Tuesday, January 25, 2011

A skirt from just one sweater

Check out this 'After' shot!

I've been wearing my original felted wool skirt so much, I decided I needed another. I found this sweater at the local thrift store:

It's your basic merino wool turtleneck, in size XL. Even felted, it was still super long, which is where I got the idea to make a whole skirt from this and nothing else.

First, I cut the sweater across the back and chest, at the armpits. It fit my hips all right, and it would have made a great miniskirt as it was, but I wanted to go as close to knee length as I could. So I cut a piece as wide as the front would allow...

...and then across the base of the turtleneck with my pinking shears, since I wasn't going to have the nice tailored hem I got last time. I did the same with the back, matching the length of what I got from the front.

Sewing those two pieces together wasn't going to give me enough coverage, so I cut open the sleeves and got two more, much narrower, pieces of the same length from each of them.

I made a long strip of those pieces, the pinked edges all on one end, and then I sewed them into a tube. Pinning right side to right side, I fit that wide frill onto the raw edge of the sweater's body and improvised pleats as I'd done with the original skirt. Only this time I had so much fabric I had to put pleats right across the back after making the little kick pleat I like on the right of center in front.

Once I'd sewn the frill in place and rather sloppily topstitched the seam from above (I tried it just below the seam first, but the pleats were too much for my machine) I took a look for moth holes.

Yep, front and center - the last place you want to put any sort of applique. So I improvised this geometric design to draw the eye over to the side. The hole is at the top left edge of it.

It still needs work. I've been eying the sleeve cuff for a possible pocket, and if you thought it looked a little wide in that top shot you weren't wrong - even though felted wool tends not to slip down over leggings, this baby could stand to be taken in a lot at the waist. But when I pressed the pleats under a wet cloth they looked downright professional, and at this length, it's so warm.

Plus, it matches the handspun cuff of my boot socks! Gotta love that.

Sunday, January 23, 2011

Instant cowl

This winter, which has my house more full of freezingness than I remember in previous years, I finally get the point of a cowl. And now I have one:

Here's how it started, as a partially-felted Banana Republic sweater (90% merino, 10% cashmere, and boy can you feel that 10%):

I cut off the body just below the arms, not even very neatly:

and then I turned it wrong side out, folded the cuff up, and folded the cut edge down far enough to tuck into the cuff.

This sweater felted down to 34" around, with 11" from cuff to armholes; folded, it's about 4" deep.

I'll try this approach again with a sweater that felts narrower, because I think this one's gap is about as big as I'd want. In a floppier wool I'd only fold it once or maybe not at all, and blanket stitch the raw edge since it would show. This sweater was heavy even before it felted and doesn't drape enough to be tall for indoor use. (outdoor, folded into a coat, definitely.)

Even at this size though it's still deep enough to tuck my chin into and go all Veronica Lake-y,

so between that and the cashmere I'm happy!

Wednesday, January 19, 2011

Vehicles for blanket stitch

I find embroidery enticing but difficult, which doubtless feeds my supreme love for blanket stitch. I can do blanket stitch. And it's so. peaceful.

As a result I am always open to projects that can use a little blanket stitch in the finish. So while looking for stress relief last weekend I cut out some circles.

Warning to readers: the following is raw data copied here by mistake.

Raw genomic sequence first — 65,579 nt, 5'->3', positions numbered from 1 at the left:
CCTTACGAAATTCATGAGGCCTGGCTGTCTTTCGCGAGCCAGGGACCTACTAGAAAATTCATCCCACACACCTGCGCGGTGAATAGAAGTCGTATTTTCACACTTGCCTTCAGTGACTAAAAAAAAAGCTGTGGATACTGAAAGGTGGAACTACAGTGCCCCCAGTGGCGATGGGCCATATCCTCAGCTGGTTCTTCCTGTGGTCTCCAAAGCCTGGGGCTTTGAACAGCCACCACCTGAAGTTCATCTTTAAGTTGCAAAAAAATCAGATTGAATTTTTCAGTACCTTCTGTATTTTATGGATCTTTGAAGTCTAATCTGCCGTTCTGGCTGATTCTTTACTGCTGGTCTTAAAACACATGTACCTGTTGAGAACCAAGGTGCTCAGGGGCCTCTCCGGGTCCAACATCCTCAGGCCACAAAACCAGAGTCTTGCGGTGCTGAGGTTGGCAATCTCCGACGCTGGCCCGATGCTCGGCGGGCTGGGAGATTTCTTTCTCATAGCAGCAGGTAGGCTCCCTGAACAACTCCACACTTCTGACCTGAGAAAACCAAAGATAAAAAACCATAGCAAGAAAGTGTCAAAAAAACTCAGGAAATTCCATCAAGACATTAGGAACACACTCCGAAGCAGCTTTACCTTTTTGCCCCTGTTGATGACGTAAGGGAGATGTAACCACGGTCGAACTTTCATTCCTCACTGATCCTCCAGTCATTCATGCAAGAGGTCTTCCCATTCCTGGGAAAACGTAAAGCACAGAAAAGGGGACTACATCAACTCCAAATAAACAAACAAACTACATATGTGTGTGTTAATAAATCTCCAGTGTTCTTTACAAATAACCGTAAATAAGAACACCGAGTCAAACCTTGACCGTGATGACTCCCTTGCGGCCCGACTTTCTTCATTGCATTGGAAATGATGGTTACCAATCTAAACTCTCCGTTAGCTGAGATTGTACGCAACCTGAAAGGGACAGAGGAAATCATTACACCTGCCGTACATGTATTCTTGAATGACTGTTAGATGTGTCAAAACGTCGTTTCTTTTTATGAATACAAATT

I used my rotary cutter and a bowl with a stainless steel rim for the job. It went really well and made me wonder why I hadn't used my rotary cutter before.

Seriously: last winter I became obsessed with putting together every possible tool for working with felted wool or needle felting fiber, and even after scoring the bigger pieces like that mat in some sale or other, I just kept sitting down with scissors to cut freehand. Rotary cutters are just very sharp and scary-looking.

In the event though, the cutter gave me much better edges for showing off future blanket stitchings, so I guess I can live with it.

This reminded me of another tool I bought in that particular frenzy and never used:

Must think about making a felted wool skirt with a pretty scalloped edge some time.

The circles are destined to be doubled up and used for tea trivets, or I guess pads for any hot bowl or pot that could damage another surface. I'll embellish them in some way since that will give me an excuse to cut out more felted wool with my scissors.

To give you an idea of what I mean, here are some rejects I started last year:

I didn't finish them in trivet form because the circles came out so bumpy. Perhaps they will be happier if I re-trim them with the rotary cutter? Or perhaps they will find themselves some other use.

Meanwhile, my basket of blanket-stitchable things is full again

and I am very happy.

Monday, January 17, 2011


In my experience, when the going gets tough, the tough get scissors.

Is there anything more relaxing than cutting out bits of things from felted wool scraps? And at this time of year, my preference is freehand hearts.

As you can see, I got carried away again.

After last year's drawer sachet extravaganza, I'm not really sure what I'll do with these. But they are nice to take pictures of in fresh snow.

Especially when you pose them in a pretty drift.

An older man I don't know strolled past when I took a break from shoveling on Saturday to take these pictures, and it was nice that he assumed I was doing it for some purpose. When I explained it was just that I just couldn't resist, he paused and said They do look very nice in the snow!

I should have made it Random Acts of Felt Hearts Day, and given him one. Perhaps I'll just fill my pockets next time I go out, and try to come home with none?

Saturday, January 15, 2011

Another sweater's journey

It may take longer to get to post my fab feltable-sweater finds, but I do like being able to show off the finished objects too so - welcome to today's installment of One Sweater's Journey!

I had high hopes for this sweater - Fair Isle always gives you so much scope for picking up colour at the finish, depending on what you decide to make - but it was fluffy enough in the store that I didn't know how it would come out of the washer. Sometimes these things come out covered in whatever pills didn't get left behind on the sides of the washer and you can never quite get them flat again (I call these sweaters 'Lining' or 'Interfacing.')

Even if that did happen though, I knew it was worth spending the $3 for the hook closures:

In the end, this sweater turned out to be one of my best - thick but soft, with just enough drape to do whatever I wanted. With that lovely turned hem, what I wanted was mittens: